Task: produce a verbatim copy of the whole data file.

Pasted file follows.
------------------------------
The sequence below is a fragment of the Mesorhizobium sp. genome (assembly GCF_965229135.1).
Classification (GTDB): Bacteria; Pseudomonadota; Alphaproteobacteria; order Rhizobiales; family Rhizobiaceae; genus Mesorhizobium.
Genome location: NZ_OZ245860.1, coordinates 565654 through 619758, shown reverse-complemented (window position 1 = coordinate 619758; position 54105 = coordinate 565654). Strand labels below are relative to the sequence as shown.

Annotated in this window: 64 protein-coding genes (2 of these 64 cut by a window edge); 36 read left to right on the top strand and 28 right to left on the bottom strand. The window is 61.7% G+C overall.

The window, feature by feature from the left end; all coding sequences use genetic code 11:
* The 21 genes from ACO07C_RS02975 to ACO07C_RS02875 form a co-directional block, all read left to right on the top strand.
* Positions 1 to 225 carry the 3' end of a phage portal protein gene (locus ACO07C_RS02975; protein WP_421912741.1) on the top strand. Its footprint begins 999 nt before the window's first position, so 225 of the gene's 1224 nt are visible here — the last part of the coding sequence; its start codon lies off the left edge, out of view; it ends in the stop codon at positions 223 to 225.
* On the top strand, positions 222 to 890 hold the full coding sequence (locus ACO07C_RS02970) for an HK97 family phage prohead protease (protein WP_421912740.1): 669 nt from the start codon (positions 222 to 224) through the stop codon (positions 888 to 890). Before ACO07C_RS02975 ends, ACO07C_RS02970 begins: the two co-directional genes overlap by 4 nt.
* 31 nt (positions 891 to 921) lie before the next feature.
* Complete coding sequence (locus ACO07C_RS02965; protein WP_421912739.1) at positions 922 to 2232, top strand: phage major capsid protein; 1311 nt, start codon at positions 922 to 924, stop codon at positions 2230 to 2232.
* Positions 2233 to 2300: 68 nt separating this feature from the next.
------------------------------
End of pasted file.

The sequence below is a fragment of the Mesorhizobium sp. genome (assembly GCF_965229135.1).
Classification (GTDB): Bacteria; Pseudomonadota; Alphaproteobacteria; order Rhizobiales; family Rhizobiaceae; genus Mesorhizobium.
Genome location: NZ_OZ245860.1, coordinates 565654 through 619758, shown reverse-complemented (window position 1 = coordinate 619758; position 54105 = coordinate 565654). Strand labels below are relative to the sequence as shown.

Annotated in this window: 64 protein-coding genes (2 of these 64 cut by a window edge); 36 read left to right on the top strand and 28 right to left on the bottom strand. The window is 61.7% G+C overall.

The window, feature by feature from the left end; all coding sequences use genetic code 11:
* The 21 genes from ACO07C_RS02975 to ACO07C_RS02875 form a co-directional block, all read left to right on the top strand.
* Positions 1 to 225 carry the 3' end of a phage portal protein gene (locus ACO07C_RS02975; protein WP_421912741.1) on the top strand. Its footprint begins 999 nt before the window's first position, so 225 of the gene's 1224 nt are visible here — the last part of the coding sequence; its start codon lies off the left edge, out of view; it ends in the stop codon at positions 223 to 225.
* On the top strand, positions 222 to 890 hold the full coding sequence (locus ACO07C_RS02970) for an HK97 family phage prohead protease (protein WP_421912740.1): 669 nt from the start codon (positions 222 to 224) through the stop codon (positions 888 to 890). Before ACO07C_RS02975 ends, ACO07C_RS02970 begins: the two co-directional genes overlap by 4 nt.
* 31 nt (positions 891 to 921) lie before the next feature.
* Complete coding sequence (locus ACO07C_RS02965; protein WP_421912739.1) at positions 922 to 2232, top strand: phage major capsid protein; 1311 nt, start codon at positions 922 to 924, stop codon at positions 2230 to 2232.
* Positions 2233 to 2300: 68 nt separating this feature from the next.